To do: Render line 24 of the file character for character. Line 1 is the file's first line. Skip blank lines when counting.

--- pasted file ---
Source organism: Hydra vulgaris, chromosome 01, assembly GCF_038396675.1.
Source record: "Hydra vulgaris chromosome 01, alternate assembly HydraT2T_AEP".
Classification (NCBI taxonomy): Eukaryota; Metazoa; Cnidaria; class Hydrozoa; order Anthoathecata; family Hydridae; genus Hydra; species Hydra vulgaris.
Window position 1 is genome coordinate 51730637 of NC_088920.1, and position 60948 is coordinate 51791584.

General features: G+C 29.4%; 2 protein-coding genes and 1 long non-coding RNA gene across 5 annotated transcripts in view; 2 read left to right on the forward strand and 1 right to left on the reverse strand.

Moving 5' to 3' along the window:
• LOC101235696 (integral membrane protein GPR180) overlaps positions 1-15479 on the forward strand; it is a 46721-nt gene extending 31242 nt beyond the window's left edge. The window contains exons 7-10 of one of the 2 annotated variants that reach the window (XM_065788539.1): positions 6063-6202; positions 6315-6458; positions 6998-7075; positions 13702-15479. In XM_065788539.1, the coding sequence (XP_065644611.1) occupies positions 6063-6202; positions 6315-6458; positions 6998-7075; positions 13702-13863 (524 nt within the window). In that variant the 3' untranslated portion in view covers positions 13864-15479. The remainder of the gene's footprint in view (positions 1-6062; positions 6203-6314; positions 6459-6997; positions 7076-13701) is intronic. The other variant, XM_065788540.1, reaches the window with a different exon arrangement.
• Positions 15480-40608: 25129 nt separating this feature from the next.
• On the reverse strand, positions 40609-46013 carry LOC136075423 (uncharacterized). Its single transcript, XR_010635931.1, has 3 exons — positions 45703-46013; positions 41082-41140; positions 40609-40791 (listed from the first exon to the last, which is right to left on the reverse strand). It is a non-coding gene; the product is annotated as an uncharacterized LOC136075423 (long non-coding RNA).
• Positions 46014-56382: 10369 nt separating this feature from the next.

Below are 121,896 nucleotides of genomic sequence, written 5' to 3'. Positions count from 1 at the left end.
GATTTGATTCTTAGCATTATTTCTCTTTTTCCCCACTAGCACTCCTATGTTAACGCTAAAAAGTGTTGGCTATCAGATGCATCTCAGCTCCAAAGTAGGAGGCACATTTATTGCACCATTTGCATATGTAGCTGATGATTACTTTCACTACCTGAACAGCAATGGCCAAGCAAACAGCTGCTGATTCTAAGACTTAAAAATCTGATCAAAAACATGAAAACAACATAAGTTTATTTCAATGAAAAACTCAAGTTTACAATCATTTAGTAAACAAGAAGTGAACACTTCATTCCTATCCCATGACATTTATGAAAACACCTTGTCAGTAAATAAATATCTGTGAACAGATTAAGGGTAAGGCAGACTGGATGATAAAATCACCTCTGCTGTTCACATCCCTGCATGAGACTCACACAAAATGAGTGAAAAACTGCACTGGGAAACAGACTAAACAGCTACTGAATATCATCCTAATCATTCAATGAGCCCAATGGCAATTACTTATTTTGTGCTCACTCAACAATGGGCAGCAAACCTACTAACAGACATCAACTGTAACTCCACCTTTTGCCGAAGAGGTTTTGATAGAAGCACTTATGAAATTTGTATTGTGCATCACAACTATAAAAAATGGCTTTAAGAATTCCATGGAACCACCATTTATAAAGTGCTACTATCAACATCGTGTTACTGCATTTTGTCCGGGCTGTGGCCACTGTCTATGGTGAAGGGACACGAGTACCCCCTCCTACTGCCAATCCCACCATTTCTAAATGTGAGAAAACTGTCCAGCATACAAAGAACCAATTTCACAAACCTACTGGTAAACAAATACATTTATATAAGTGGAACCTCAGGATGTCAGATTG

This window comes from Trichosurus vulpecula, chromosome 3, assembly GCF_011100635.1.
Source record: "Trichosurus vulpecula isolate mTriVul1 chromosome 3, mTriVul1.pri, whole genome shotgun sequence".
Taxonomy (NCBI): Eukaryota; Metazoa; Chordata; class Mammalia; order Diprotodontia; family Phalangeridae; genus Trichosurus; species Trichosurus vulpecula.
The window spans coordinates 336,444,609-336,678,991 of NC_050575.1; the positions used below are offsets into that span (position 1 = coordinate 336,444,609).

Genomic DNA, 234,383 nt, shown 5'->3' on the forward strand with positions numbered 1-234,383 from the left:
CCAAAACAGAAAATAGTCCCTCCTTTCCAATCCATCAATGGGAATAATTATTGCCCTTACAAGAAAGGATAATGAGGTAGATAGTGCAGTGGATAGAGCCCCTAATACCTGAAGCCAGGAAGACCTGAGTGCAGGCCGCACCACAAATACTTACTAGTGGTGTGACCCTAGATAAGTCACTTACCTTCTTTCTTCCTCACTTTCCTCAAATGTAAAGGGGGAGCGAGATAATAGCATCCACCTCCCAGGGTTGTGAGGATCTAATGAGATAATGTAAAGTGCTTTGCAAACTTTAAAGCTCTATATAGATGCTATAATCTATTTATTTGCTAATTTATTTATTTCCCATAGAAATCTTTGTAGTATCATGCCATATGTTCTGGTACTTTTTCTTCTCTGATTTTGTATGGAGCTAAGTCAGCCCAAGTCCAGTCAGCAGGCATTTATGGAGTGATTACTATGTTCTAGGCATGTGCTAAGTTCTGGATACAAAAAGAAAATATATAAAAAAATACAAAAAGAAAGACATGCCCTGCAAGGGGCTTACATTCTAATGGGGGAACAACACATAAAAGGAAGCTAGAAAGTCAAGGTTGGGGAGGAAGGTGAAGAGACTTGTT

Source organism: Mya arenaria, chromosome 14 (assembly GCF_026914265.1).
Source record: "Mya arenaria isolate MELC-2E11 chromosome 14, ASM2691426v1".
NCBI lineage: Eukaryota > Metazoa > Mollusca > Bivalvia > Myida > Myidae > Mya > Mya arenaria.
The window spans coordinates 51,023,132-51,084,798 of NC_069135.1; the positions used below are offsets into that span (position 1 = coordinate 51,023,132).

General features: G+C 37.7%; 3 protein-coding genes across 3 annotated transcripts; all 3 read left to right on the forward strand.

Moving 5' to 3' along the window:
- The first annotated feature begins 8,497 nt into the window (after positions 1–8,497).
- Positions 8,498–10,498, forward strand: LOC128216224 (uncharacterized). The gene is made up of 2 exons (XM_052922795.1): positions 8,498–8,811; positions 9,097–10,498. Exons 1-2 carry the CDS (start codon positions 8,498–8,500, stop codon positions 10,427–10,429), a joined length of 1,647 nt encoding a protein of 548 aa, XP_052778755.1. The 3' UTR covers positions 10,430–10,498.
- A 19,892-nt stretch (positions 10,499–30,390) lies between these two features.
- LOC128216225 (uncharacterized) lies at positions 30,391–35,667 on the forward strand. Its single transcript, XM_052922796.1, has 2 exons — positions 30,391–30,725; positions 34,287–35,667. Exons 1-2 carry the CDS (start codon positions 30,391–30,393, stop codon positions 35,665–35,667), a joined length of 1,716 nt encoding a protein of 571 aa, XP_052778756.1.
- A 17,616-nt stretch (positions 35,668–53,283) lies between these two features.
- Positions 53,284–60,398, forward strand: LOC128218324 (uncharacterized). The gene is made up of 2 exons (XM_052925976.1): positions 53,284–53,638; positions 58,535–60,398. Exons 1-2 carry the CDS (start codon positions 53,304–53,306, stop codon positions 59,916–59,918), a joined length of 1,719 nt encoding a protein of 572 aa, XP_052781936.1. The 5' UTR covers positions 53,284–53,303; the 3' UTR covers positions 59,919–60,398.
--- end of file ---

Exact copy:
Moving 5' to 3' along the window: